Posted 5 years ago
A while ago I picked up a box of papers from an estate sale. While there were many good finds, including letters from a Civil War soldier and letterheads from my town, this particular and lonely letter from what I believe to be a Christian WW1 soldier (for several reasons) is probably my favourite piece.
By the time most of you will see this, it will be exactly 98 years since this was written by a man stuck in Egypt. He hasn't gotten a letter from his family in a few months and is trying to find passage home after the war has ended. He writes to his parents on Christmas Eve, the night before he will set out for the Suez Canal to find passage.
Albeit he does not emphasize it (and does not focus on it), the letter is not happy. He writes it more informational, though, rather than in a way to communicate his displeasure in his current state.
Dec 24- 1918
Dear [???] :
This is Christmas Eve in Egypt. But not much here to [indicate?] that it is Christmas in this part of the world tho. I am only about 150 miles from Bethlehem. The people here pay little attention to it.
I do not know how soon I can get a ship. I have been waiting in the [military?] for transportation now & am going to try and get passage by myself if I have to go this last 3000 miles on a tramp steamer. So I will go to Suez tomorrow and stay there until I can get out which I hope is soon.
Naturally I think of you very frequently and wonder what you are doing and how you are. My time here is 8 hours faster than yours and when I reach Judea will be 10 hours fast.
I can't [????] or where I wrote you last. I only know the last news I had from the family was Oct 13 and it will be more than Jan 13 before I get to my mail.
The weather is about like May except no rain.
Judging still warmer.
I have had my second [????] at the blue but in quite good shape again. I expect there have been some death there. The number here is hardly believable. I counted 6 funerals pass the hotel in 50 minutes.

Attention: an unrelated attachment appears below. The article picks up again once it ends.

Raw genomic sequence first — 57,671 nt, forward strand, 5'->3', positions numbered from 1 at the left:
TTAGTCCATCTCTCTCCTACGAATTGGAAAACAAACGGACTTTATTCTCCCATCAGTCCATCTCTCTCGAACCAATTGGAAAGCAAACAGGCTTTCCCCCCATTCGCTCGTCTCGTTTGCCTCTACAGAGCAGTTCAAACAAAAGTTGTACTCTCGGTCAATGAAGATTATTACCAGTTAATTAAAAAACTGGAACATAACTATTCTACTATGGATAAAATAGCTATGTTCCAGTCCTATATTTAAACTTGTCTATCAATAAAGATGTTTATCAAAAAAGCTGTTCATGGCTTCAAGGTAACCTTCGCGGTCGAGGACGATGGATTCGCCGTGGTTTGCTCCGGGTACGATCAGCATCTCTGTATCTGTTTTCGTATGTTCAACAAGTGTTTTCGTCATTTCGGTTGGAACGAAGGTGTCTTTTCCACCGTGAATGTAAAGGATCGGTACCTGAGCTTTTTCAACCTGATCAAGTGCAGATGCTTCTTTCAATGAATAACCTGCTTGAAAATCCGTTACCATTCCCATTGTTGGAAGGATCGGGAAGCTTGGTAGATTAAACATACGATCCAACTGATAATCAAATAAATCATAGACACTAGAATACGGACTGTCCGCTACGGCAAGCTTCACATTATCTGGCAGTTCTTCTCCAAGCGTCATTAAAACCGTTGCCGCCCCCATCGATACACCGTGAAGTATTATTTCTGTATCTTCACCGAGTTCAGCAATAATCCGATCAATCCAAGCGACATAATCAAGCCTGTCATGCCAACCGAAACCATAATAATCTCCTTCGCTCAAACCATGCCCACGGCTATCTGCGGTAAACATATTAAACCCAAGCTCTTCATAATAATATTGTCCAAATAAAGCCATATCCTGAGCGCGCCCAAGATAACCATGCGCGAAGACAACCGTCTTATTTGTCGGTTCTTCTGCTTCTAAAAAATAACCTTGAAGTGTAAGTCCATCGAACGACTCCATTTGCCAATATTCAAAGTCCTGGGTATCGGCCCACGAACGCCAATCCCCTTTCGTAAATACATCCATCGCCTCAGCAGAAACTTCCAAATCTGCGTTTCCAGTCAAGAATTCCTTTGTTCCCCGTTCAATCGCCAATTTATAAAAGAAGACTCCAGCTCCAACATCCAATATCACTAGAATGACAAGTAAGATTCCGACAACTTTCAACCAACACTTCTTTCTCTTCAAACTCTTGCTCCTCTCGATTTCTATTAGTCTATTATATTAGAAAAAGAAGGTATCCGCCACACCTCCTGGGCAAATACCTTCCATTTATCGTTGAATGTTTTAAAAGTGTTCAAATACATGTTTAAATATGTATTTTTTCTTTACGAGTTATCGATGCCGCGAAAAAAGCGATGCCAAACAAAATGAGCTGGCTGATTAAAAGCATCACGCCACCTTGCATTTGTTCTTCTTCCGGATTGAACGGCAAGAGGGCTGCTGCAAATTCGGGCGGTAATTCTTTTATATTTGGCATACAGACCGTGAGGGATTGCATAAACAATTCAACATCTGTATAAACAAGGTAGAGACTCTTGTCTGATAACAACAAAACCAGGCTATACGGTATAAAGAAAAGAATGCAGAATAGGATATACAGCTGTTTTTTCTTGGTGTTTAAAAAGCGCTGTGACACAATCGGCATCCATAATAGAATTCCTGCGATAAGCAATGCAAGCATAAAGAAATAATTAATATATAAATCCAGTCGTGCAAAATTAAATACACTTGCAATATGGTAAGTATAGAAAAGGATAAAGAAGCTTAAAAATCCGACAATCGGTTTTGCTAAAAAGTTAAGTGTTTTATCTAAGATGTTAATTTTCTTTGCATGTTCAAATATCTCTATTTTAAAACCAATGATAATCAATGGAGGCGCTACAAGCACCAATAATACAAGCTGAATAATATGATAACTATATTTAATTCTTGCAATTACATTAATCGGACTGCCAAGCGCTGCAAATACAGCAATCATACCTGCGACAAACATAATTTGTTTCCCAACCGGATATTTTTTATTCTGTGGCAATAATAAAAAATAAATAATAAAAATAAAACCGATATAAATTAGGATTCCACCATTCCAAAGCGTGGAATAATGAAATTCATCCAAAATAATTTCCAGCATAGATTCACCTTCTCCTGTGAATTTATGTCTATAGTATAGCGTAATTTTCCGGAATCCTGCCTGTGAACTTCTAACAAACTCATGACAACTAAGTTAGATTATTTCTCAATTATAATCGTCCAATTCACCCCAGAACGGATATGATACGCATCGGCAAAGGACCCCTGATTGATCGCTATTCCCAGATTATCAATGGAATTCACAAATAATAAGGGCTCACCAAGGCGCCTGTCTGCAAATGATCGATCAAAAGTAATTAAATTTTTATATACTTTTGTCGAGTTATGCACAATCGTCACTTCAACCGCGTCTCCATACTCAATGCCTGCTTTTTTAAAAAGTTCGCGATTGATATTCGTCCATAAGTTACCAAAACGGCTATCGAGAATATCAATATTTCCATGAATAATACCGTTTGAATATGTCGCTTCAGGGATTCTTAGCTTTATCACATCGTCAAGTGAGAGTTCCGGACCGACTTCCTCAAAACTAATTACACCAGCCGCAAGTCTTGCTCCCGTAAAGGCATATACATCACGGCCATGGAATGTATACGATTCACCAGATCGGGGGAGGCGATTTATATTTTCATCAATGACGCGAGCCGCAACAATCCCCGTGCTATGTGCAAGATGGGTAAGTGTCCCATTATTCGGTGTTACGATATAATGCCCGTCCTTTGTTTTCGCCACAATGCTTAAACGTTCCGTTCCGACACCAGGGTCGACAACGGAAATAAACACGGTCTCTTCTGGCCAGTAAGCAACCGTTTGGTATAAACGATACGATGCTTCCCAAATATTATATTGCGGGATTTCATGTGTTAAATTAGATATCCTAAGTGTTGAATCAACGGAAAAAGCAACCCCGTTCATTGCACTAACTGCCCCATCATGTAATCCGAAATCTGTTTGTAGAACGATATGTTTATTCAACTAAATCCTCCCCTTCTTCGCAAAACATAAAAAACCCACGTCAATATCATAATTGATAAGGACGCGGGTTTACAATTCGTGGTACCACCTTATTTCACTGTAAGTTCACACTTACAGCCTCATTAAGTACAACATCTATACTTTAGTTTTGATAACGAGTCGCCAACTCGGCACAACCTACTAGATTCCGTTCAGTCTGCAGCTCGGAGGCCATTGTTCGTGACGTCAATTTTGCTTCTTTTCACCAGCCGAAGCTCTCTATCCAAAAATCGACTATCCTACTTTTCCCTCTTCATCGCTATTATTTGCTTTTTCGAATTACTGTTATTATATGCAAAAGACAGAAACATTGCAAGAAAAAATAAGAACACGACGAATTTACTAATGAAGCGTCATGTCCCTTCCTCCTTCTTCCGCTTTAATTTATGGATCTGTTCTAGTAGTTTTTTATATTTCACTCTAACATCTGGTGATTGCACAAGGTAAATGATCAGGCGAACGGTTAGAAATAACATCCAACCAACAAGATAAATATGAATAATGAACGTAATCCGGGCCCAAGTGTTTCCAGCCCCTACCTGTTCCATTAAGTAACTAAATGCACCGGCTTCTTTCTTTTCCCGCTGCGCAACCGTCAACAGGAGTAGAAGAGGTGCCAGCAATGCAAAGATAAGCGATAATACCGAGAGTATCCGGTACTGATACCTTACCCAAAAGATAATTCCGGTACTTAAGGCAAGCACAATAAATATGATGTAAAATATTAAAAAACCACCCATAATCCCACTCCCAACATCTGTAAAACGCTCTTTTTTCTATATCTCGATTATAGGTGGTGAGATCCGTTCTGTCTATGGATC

I have visited all the important places of interest including the pyramids and sphynx.
I visited a camp a few days ago where they had 3000 camel in the correll.
The [nationals or nations or something??] are [interesting?]
In fact the life here is very ["orential" is what it appears to be spelled].
It is interesting examining the tombs of the ancients. They have the mummy of Phareoh of the Exedos in the measeum [the spelling there is so very butchered] here.
There are no bees in this section of Egypt.
I wish I had time to go up the river 1000 miles. The boats [being??] [down?] some interesting trade.
I am securing a great many photographs along my journey which I will enjoy [sharing?] you and telling you about.
I expect now that my return will be by the Pacific. I like that name it sounds better and I am not a good sailor as you know. I will speak to a camp service before I leave here tomorrow. May God bless you and keep you well and happy in cold old Michigan
your Son, George.
And that is the letter. I do not have a last name and haven't looked at the family tree of the Critchetts-- the family whose papers I have, dating back to 1863, including a very complete tree. As such, I do not know the relation of George, just as I do not know if he was a Critchett or got home or anything beyond what we see in the letter. There is nothing else in the box pertaining to him, not even the photos he was supposedly securing. There has never been another reference to a George in what I've read.
He is a most interesting and intriguing character in the story I've been able to put together from all the documents I've read/skimmed through. But, as is usually the case with the many letters I've posted over the last year, his story is incomplete and unknown to the living.
So, I will leave you to wonder if he ever made it home. A depressing Christmas for him. I hope yours goes much better.